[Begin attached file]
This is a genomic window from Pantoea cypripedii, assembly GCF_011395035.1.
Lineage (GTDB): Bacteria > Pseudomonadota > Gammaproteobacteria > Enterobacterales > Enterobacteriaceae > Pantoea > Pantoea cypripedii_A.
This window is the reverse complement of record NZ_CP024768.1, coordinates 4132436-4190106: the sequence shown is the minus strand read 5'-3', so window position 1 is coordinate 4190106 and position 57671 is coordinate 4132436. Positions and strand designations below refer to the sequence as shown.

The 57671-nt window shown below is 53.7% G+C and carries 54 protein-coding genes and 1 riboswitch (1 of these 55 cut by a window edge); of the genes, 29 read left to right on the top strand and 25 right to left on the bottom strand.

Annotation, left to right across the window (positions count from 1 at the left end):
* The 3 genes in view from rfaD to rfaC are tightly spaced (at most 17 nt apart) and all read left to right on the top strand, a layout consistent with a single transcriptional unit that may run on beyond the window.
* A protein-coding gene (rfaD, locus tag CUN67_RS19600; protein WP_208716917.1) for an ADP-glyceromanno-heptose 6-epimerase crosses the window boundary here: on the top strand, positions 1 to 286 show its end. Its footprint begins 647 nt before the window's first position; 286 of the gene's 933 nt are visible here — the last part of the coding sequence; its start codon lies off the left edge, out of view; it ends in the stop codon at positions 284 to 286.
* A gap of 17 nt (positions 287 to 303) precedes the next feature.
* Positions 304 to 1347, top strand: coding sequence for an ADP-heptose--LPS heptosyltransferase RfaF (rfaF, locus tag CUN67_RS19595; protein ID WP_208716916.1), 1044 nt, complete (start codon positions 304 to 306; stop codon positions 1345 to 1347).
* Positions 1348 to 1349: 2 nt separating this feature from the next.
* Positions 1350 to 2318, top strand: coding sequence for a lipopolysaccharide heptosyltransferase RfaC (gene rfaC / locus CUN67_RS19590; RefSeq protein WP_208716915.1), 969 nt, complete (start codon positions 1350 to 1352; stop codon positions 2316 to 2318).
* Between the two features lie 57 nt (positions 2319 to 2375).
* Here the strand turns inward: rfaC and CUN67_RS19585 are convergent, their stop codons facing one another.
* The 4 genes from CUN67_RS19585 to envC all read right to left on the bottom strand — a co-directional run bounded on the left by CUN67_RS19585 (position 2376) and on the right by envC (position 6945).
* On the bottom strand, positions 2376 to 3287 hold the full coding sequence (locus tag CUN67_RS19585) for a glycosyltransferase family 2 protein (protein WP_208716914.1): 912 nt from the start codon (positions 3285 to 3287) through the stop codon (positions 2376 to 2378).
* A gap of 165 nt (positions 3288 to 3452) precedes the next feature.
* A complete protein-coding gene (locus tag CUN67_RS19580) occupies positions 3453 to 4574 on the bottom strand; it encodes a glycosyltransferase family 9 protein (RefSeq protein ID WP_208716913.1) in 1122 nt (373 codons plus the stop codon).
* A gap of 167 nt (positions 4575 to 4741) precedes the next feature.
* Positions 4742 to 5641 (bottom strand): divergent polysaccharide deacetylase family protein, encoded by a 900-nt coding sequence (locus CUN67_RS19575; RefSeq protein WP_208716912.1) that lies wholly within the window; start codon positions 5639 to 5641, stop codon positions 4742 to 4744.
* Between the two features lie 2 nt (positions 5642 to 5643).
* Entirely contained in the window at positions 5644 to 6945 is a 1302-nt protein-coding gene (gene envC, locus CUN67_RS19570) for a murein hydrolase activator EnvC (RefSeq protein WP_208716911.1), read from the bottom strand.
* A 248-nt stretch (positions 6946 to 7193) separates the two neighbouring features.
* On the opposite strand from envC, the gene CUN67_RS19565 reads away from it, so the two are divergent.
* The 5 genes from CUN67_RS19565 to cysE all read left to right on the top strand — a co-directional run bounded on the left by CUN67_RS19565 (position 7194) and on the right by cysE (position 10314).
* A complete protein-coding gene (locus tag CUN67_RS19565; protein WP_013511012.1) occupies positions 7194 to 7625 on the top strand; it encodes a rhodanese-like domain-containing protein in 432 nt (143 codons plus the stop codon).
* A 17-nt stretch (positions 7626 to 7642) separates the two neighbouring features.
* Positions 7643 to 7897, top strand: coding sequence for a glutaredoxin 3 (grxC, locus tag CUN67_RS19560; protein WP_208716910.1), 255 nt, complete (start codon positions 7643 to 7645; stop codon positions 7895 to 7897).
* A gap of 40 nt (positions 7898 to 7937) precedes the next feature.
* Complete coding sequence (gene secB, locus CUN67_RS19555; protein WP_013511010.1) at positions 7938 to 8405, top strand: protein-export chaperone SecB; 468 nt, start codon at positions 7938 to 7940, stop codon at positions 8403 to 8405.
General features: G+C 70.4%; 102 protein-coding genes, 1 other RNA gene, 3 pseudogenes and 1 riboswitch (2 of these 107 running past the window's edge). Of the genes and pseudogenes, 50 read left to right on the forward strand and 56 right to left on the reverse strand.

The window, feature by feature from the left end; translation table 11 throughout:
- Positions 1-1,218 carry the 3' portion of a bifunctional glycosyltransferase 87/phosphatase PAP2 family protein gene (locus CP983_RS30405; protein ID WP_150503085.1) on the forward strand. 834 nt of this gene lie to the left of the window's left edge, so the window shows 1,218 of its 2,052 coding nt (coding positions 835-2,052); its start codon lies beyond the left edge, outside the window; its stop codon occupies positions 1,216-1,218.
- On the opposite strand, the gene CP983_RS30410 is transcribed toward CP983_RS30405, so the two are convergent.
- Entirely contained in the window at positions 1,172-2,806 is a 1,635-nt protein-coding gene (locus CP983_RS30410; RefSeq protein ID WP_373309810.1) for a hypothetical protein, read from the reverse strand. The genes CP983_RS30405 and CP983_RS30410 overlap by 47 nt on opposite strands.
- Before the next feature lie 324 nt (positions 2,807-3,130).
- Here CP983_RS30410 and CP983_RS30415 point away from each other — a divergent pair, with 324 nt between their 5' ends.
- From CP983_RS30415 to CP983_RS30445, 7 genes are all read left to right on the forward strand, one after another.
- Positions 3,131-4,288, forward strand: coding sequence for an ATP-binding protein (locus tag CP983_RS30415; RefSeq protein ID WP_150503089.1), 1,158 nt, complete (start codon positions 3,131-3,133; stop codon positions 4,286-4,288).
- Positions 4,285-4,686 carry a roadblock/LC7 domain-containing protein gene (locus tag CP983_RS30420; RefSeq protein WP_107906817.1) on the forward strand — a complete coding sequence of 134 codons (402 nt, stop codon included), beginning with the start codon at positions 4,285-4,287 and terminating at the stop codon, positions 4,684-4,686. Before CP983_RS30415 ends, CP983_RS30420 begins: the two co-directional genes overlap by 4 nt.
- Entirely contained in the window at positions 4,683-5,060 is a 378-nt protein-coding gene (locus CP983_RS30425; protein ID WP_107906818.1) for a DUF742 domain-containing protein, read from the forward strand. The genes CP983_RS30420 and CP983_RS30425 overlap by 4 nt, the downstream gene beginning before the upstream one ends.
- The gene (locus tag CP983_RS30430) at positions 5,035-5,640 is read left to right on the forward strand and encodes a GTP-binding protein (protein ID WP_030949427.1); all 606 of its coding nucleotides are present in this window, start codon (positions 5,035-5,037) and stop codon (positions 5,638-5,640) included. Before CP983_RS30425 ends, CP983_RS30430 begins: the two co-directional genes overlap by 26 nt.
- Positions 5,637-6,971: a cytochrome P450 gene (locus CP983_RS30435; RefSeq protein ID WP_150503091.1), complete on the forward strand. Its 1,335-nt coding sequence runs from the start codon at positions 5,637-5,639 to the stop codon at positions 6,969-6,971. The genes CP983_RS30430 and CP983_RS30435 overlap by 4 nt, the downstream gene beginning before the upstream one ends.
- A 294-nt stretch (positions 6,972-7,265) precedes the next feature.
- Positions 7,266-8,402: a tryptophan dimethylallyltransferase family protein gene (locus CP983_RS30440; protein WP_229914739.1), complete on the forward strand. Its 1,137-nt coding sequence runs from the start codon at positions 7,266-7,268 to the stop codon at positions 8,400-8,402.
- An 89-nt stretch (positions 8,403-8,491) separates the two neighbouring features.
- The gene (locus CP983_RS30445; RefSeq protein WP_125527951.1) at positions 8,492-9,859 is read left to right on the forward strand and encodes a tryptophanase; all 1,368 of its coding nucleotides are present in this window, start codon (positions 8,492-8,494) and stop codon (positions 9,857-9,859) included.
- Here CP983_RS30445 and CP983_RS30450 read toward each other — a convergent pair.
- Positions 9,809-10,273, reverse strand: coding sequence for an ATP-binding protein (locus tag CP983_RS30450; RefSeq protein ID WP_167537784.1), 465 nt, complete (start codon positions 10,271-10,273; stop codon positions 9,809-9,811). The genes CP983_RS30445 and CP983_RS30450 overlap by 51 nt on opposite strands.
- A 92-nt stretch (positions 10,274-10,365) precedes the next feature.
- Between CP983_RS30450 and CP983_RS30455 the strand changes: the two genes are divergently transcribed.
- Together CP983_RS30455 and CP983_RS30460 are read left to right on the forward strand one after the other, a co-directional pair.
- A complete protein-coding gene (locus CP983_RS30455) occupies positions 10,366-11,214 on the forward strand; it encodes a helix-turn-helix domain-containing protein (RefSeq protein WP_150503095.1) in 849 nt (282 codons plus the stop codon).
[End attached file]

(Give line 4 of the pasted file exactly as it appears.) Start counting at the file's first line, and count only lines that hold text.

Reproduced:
The 57671-nt window shown below is 53.7% G+C and carries 54 protein-coding genes and 1 riboswitch (1 of these 55 cut by a window edge); of the genes, 29 read left to right on the top strand and 25 right to left on the bottom strand.